In response to a question from the audience that commented it must have taken a long time to get this functionality built, the speaker indicated that it took him only about 2 months from concept to implementation to get this to work. He also siad that you do not need to do any JNI coding. Compilation needs to be performed against each platform. The latest version of MATLAB runs on Java 7.
"An Integrator's Perspective: Big Data in Finance"
"Integrators of Big Data have the advantage of implementing projects across different areas of finance, and across different functional departments in large institutions. Often the challenges are more than just technical. Hear what one integrator has to say about the challenges and the opportunities and how to successfully integrate Hadoop and other technologies into your Big Data projects."
- Jim Buonocore, Alliance Global Services
The speaker started by stating that one of the biggest hurdles on integration projects is people. Regarding Big Data usage, the top spot goes to digital content, followed by Web 2.0, retail (bricks and clicks), and legacy transactional (which includes financial services). I am not sure how the speaker defines "Web 2.0", since the term has been overused, and is a bit old.
A lot of Web 2.0 companies decide to start with Hadoop at the outset. In the legacy transactional space, Hadoop is used in pockets. Infrastructure characteristics include outlier, isolated, largely uncoupled, highly purposed, substantial replication, a priori controlled, proximate outcomes. Regading digital content and Web 2.0, Hadoop is used in platforms. Infrastructure characteristics include predominant, open, ubiquitously coupled, amorphous, organically integrated, lower control levels, proximate outcomes.
The speaker noted that much of the info he is sharing is as much fact as it is personal opinion. At Alliance Global Services, the sales team struggles to sell in some aspects, because it is not another CRM etc - it is unfamiliar territory to many.
The largest spend category is integration, followed by infrastructure and COTS products. Integration involves infrastructure connectivity, product configuration, data services, application connectivity, portfolio event management, extra-enterprise connectivity, intra-platform product placement, core build, operations.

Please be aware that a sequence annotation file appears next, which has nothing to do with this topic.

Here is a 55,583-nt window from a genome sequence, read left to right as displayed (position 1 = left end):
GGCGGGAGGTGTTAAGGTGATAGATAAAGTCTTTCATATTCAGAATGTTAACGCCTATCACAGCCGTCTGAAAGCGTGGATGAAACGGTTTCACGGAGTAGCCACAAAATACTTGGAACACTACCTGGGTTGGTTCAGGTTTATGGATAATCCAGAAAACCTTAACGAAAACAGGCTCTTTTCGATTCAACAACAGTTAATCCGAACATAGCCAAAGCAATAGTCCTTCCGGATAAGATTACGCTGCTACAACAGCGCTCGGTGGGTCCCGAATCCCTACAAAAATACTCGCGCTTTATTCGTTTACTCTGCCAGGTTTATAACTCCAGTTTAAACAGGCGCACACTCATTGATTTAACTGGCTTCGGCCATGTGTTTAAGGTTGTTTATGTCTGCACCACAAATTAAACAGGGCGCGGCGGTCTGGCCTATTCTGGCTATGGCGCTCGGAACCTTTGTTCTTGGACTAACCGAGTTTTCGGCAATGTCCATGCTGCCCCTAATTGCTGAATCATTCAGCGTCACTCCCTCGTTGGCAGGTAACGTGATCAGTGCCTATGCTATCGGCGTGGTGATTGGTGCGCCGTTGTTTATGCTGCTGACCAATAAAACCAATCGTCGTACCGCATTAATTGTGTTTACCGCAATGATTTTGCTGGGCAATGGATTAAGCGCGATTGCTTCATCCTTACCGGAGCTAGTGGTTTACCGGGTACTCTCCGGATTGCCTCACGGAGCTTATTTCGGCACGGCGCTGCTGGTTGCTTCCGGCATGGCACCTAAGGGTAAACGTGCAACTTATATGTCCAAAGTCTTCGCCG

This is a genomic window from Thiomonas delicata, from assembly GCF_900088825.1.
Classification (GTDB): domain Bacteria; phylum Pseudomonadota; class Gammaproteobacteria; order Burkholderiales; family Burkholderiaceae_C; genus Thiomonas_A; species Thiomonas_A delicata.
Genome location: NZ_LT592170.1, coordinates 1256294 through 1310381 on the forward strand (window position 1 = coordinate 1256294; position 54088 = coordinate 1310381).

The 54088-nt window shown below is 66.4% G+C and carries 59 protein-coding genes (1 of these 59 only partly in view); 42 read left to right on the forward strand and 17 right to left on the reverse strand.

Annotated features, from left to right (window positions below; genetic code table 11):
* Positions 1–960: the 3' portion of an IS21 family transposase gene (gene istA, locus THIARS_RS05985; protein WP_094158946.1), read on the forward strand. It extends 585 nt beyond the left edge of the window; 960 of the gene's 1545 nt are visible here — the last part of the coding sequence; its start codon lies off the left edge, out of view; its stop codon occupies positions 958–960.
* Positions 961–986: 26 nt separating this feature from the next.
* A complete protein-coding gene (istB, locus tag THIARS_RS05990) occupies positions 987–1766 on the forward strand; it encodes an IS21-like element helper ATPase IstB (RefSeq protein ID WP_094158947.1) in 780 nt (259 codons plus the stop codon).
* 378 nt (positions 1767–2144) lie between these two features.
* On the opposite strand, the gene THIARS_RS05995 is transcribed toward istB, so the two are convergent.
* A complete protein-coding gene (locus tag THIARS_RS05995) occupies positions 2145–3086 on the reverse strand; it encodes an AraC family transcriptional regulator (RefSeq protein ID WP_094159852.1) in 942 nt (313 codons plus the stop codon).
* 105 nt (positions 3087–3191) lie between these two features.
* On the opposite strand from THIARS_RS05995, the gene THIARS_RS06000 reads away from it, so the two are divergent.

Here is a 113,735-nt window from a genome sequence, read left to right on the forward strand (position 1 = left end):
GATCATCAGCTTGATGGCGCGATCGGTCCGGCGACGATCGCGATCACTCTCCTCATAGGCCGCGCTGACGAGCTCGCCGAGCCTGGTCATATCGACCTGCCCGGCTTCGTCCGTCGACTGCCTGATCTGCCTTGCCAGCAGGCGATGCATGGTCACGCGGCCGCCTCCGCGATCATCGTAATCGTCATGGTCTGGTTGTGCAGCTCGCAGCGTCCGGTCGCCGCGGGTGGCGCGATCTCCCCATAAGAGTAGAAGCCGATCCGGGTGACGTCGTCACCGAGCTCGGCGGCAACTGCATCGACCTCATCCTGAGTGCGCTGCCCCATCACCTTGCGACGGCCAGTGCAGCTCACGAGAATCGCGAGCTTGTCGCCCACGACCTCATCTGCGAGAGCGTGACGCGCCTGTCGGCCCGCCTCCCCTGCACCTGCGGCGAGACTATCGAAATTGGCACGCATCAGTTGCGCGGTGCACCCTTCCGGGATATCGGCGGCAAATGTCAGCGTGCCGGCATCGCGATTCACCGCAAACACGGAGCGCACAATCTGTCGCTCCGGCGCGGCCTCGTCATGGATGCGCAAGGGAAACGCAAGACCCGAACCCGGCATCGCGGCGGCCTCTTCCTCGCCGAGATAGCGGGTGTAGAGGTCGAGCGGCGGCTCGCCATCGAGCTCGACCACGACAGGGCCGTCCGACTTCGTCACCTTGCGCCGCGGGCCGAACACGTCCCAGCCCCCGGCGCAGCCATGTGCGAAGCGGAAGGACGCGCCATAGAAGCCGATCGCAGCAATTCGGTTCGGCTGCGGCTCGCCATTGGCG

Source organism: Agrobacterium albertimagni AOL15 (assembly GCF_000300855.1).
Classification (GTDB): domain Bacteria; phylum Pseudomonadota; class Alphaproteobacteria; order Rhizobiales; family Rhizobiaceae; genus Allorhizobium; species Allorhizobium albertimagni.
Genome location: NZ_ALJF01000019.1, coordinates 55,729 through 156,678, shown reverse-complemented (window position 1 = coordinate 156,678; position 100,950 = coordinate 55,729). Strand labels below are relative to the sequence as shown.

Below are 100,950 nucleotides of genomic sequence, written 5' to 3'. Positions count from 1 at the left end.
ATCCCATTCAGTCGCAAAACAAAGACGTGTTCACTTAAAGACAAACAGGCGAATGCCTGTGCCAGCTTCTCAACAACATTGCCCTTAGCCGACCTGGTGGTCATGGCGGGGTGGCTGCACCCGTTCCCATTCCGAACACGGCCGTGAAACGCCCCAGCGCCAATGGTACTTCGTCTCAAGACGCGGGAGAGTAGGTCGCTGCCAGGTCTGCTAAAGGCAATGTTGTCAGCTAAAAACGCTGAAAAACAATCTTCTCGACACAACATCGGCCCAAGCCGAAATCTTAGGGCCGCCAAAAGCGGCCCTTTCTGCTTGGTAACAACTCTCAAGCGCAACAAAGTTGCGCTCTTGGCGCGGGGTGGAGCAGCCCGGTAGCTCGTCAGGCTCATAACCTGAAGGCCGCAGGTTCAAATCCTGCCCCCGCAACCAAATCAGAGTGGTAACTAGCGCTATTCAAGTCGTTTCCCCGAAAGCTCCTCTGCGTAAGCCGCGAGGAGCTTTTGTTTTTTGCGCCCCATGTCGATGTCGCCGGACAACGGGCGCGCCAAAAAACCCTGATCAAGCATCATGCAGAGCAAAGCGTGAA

Service providers and consulting firms typically needed. For service categories, build capacity takes the top spot, followed by tool expertise, domain expertise, operate/maintain, infrastructure, control/risk, PM/PMO, strategy, and choosing vendors.
Regarding technology directions, the current buzz is all about the platform, the technology, and differentiators. In the near term, significant growth is seen in open platforms, rapid maturation, hybrid technology stacks, heterogeneous environments, lagging growth in mature industries. Long term technology directions includes functional emphasis (platform abstraction), tool independence, commodity platform availability.
Wholesale adoption in legacy industries. Scope for all types of Big Data computing. Easier for legacy C-levels to buy function. Ubiquity. Fully integrated, tool independence, hybrid technology stacks, heterogeneous environments. The speaker went over three use cases on Master Data Management (MDM/Reference), operational performance and risk, and "post doc" research support.
"Big Data Meets Cloud: The Perfect Arranged Marriage"
"Big Data, many say, belongs in the Cloud. Hadoop will be there to receive it! This talk discusses the advantages of putting financial data in Hadoop in the Cloud."
- Abhishek Mehta, tresata
According to Abhishek, tresata is the first vertically focused Hadoop analytics company. It uses Big Data as a service business model, gaining actionable insights driven by client/market behavior.
The speaker commented that "cloud" should not be mentioned to a bank for good reasons. Take aspects of the cloud, and deliver solutions. Clients are sold by features of the cloud, such as pay-as-you-go etc, but not by the term "cloud" itself.
Acknowledge the risks. Any data privacy issues can kill you. Clients such as banks want to keep their data separate. Interoperability bringing more accurate predictions does not apply, because interoperability is not an option. "You can watch, you can touch, but can you keep?"
In the B2B space, client data is not owned by tresata, but if data is combined from multiple sources to create something new, it does own it. The speaker tells clients that data is always owned by them, but the software is not.
The concept of the cloud must handle situations where data is constrained to live in certain countries, such as Luxembourg, where data cannot leave the country. The speaker commented that most of the issues he discussed during this session go away if data is anonymized. If data sits within own firewall, anonymization is not a requirement. Consumer data has been sitting in the cloud for years, such as consumer data used to calculate FICO scores.
Abhishek posed the question: What is the purpose of you moving into the cloud? He commented that for analytics, one needs to be careful. You need to ask questions around privacy and ownership. On the B2B side, the rules are fairly clear, but on the B2C side, these are not.
There is a demographic aspect that cannot be controlled. There is also an educational aspect, which is lacking with regard to "free" services. With "free" you always have to give something up. The race that is going on is how much data you can bring to the problem, but the problem is how you do it.
"Viewpoints, opinions, and Q&A with a panel of experts."
Tom Groenfeldt, moderator
Slim Baltagi, CME Group
Adam Gugliciello, Datameer
Andrew Paul Acosta, Milesius Capital Resources
Abhishek Mehta, tresata
Krishna Nimmagadda, MetaScale
Tedd Dunning, MapR Technologies
Wen-Ming Ye, Microsoft
Ari Zilka, Hortonworks
Carmen Taglienti, BlueMetal Architects